We will send you joining instruction information via the UWE Bristol Welcome website as soon as it is available, usually from the beginning of August each year for courses starting in September or October, and in November or December for those starting the following January or February.
This information will detail the start date for your course together with confirmation of the exact date upon which you should arrive at the University. It will also include anything you should bring with you or any preparatory work or pre-course reading that you need to do.
What is the tuition fee for postgraduate study?
Please refer to our tuition fees for further information.
Is there funding available for postgraduate study?
Please refer to our information regarding postgraduate funding.
Are postgraduate students entitled to any scholarships or bursaries?
Please see our postgraduate scholarships and discounts information.
How can I apply for Home fee status?
If we cannot determine your fee status from your application form, or if you tell us that you disagree with the fee status you have been given, you will be asked to complete a fee status questionnaire.
The tuition fees for which you are liable and the financial support available to you depend upon the programme of study that you follow and whether you are classed as a Home (UK) student, European Union (EU) student, Offshore student or International student.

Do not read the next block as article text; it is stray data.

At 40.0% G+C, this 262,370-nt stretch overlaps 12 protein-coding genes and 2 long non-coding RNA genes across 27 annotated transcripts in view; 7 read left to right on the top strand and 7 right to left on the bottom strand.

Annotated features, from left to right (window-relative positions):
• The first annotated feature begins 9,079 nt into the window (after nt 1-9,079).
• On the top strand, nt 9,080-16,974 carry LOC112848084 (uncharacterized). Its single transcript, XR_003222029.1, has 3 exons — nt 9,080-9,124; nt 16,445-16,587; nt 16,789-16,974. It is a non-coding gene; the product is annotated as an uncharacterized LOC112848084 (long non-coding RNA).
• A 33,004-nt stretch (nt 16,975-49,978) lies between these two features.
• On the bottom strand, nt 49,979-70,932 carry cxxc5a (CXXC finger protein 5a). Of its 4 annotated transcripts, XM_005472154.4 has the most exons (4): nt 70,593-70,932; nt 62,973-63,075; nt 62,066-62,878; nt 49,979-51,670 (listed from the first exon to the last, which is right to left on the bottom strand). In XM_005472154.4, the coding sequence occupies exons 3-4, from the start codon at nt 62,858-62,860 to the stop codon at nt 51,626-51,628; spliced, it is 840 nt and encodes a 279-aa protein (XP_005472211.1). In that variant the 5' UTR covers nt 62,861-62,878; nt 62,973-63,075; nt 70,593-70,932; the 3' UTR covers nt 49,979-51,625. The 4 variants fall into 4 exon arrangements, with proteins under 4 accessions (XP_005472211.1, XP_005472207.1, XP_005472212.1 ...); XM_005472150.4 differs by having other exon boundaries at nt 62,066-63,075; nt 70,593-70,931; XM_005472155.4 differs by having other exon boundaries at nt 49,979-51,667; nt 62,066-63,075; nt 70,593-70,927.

Please see our tuition fee status definitions for further information.
Postgraduate Personal Statement
A postgraduate personal statement is one of the major parts of your application to a postgraduate course. You can find out more about the whole admissions process here. Your postgraduate personal statement and your references are the two main sources of information for your admissions, and the personal statement is the one you have control over. So how best to make it stand out?Find your PERFECT POSTGRAD PROGRAM
How to write a postgraduate personal statement
#1 Firstly, let’s work out the basics - how long does it need to be? Generally, applications allow for 1 side of A4 (although some, such as Oxford University , require far more – so make sure you check!). That means there’s no room for anything unnecessary, so drafting, redrafting and editing is a must!